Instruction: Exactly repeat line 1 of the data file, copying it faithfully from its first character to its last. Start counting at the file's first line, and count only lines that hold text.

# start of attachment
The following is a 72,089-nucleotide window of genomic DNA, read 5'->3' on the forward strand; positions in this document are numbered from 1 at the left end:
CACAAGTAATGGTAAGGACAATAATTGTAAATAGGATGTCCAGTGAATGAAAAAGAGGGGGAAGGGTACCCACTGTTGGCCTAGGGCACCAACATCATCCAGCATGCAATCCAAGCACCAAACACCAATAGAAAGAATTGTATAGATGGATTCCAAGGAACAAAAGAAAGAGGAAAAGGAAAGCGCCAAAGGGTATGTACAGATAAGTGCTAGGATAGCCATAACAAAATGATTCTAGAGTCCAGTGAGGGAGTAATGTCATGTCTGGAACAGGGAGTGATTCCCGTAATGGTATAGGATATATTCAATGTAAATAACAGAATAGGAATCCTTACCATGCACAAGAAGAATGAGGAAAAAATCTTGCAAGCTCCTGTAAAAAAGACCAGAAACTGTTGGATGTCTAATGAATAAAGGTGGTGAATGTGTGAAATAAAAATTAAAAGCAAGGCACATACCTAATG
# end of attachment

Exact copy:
The following is a 72,089-nucleotide window of genomic DNA, read 5'->3' on the forward strand; positions in this document are numbered from 1 at the left end: